African, U.S. education compared in forum

David Anderson

Although money is a serious concern for young African adults when they reach college age, the concept of both studying and working full time is often foreign to them.
Ahortor Godson, a graduate religion student at the University, said students are often trapped because their overwhelmed parents feel they no longer need to provide financial support.
Godson and Pauline Ongudi, two former students at African universities, discussed student life in Africa on Tuesday in a forum held at the Social Science Building.
Godson, who organized the discussion, attended the University of Ghana in Lagon before going on a one-year exchange program in Minnesota.
Ongudi graduated from the University of Eastern Africa in Bariton, Kenya, before joining the University for a master’s program in 1998.
The speakers said the educational systems in their respective countries follow the model of their former colonizer, Great Britain.
There is less flexibility for students to chose their courses, and student-professor relations and grading are more strict.
“There’s no way I could make it through school in Nigeria working the amount of hours I am working here,” said Robert Ngw, a University economics senior who previously attended the University of Nigeria in Nsukka.
However, Ongudi said private universities in Kenya adopt the American system more and more, and public ones are following suit, particularly with the American grading system.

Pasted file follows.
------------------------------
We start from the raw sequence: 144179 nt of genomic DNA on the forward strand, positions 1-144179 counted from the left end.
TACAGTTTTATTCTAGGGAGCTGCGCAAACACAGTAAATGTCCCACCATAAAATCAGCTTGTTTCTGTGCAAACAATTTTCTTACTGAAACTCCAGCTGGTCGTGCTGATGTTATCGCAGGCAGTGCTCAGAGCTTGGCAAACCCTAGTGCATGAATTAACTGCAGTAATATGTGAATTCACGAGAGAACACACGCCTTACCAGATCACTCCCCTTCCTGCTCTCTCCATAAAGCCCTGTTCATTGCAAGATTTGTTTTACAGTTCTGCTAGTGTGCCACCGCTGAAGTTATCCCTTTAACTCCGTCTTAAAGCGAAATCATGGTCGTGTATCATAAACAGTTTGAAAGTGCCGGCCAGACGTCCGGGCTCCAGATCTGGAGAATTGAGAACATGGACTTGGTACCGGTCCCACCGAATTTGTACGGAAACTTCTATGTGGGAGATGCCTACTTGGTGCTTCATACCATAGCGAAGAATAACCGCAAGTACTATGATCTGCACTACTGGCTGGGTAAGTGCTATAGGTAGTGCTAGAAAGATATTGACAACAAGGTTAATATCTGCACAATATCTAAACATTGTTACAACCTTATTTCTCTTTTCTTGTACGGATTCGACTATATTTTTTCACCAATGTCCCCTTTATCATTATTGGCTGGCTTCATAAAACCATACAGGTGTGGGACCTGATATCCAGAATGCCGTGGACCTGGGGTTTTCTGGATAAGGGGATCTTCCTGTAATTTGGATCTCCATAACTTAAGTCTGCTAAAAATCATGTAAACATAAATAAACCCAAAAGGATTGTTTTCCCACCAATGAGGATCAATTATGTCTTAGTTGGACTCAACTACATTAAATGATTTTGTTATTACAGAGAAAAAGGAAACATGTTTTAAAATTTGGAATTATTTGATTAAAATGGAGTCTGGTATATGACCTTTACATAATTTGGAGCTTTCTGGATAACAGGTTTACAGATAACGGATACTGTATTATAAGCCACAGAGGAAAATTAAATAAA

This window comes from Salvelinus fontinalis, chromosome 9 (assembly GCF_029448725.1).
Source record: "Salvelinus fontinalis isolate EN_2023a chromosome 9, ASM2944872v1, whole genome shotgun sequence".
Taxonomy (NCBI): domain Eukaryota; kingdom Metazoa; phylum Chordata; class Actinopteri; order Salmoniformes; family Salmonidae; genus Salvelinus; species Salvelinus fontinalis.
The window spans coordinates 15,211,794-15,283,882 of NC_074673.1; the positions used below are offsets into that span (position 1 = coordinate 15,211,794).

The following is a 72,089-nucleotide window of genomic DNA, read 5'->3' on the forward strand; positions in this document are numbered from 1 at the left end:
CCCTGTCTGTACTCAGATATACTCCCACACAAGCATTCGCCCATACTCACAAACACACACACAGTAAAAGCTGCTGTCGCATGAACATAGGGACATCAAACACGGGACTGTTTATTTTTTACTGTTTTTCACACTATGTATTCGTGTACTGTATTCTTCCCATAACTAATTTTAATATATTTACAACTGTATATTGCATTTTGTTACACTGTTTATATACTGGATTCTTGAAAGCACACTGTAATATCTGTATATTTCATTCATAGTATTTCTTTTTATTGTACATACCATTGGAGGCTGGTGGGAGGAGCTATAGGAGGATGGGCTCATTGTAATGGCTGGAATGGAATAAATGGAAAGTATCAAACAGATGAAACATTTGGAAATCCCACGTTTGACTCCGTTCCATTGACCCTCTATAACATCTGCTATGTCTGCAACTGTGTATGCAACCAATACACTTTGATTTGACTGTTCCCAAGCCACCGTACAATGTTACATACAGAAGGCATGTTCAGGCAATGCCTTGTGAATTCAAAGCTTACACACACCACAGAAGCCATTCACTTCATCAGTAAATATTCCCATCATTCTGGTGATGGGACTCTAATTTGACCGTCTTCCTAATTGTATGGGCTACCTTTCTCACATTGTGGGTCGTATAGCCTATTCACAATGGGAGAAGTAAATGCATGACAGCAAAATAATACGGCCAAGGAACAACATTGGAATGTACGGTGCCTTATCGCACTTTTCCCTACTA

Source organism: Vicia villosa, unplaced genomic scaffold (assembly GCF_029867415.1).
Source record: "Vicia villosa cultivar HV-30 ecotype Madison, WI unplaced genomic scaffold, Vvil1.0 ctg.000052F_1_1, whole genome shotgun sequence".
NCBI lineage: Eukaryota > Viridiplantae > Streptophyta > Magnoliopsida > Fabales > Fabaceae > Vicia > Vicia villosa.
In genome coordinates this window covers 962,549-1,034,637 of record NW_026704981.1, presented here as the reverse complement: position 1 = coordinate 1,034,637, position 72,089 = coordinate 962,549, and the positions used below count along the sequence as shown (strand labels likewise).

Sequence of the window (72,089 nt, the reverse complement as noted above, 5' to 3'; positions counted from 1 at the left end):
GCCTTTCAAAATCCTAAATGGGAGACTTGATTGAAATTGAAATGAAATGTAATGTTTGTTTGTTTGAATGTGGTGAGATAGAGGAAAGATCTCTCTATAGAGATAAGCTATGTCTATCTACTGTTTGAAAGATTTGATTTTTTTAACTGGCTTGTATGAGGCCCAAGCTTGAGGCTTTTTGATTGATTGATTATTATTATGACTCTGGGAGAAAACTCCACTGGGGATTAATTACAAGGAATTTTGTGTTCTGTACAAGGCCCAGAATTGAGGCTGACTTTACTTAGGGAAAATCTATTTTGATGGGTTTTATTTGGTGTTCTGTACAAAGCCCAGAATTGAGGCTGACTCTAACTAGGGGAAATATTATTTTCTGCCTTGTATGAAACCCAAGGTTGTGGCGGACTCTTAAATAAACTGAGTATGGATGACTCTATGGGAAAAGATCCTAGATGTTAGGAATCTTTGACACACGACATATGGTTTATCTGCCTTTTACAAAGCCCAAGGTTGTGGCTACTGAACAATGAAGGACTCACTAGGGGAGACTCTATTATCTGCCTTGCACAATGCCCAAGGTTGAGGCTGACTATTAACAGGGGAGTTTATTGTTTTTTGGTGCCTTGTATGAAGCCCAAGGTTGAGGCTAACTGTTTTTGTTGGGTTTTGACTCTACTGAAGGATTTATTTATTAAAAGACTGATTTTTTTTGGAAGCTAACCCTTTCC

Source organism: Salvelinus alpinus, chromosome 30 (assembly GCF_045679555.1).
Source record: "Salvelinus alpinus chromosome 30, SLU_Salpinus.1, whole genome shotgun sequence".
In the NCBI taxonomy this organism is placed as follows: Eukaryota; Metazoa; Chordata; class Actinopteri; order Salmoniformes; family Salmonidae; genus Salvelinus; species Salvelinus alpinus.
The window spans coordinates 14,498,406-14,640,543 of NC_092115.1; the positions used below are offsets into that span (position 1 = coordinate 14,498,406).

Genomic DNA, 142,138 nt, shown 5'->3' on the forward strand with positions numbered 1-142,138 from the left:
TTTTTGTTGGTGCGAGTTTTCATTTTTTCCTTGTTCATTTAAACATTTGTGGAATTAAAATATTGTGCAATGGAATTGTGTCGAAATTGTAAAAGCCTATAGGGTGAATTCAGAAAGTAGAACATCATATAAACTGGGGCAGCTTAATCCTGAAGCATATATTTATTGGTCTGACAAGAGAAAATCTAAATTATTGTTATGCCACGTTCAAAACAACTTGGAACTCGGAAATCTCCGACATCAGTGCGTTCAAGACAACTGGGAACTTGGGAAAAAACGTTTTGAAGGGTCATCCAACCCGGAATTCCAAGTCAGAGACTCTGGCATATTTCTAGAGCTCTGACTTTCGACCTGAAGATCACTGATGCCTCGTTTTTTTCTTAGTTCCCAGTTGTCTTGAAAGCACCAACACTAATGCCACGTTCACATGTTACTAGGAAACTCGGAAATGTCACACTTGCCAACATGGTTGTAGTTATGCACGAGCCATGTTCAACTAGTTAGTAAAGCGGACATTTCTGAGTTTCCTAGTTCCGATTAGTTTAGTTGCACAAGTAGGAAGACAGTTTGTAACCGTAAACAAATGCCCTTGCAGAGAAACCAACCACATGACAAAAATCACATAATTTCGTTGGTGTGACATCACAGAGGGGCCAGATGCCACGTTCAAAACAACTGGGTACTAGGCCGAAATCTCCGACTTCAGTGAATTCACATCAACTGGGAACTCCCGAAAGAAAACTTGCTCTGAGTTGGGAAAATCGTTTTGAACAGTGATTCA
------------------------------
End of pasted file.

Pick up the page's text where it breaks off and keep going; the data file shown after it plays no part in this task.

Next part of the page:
But often in Africa the accessibility of education comes down to whether students can finance their way through college.
Godson said, as a consequence, many students are people on steady leave from their job.
“It is not easy affording university education (in Ghana),” he said. “This is because the wages are very low.”
Albert Aryee, who graduated from the University last fall, said fees were covered by the state when he was a student at the University of Ghana. The Ghanaian government decided to share studies costs with students in 1997.
In addition, the economic state of the country forces students to deal with space issues, book shortages and technological limitations.
“In terms of technology, student life (in Ghana) is handicapped,” Godson said.
Amadou Diaye, a University graduate student of management, attended UniversiteÇ Cheikh Anta Diop in Dakar, Senegal. He said, at times, more than 2,000 students crowded the lecture halls.
Joyce Chadya, who attended the University of Zimbabwe in Harare and is now working on a history doctorate at the University, said books in Zimbabwe are too expensive for students to buy.
“Everybody has to rely on the library to a large extent,” she said.
A number of African students at the University, including the speakers, also said that one-person dorm rooms frequently accommodate up to four or five students.
“(American students who wish to study in Africa) do need to be prepared for the lack of technology, the lack of resources,” said Heidi Soneson, program director for the Global Campus. Soneson helps coordinate exchanges with universities in Ghana, Kenya and Senegal.
“Student Life in Africa” was the second presentation in a series of African issues forums sponsored by the Global Campus and the Culture Corps Program.

David Anderson covers international perspectives and professional schools and welcomes comments at (612) 627-4070 x3237.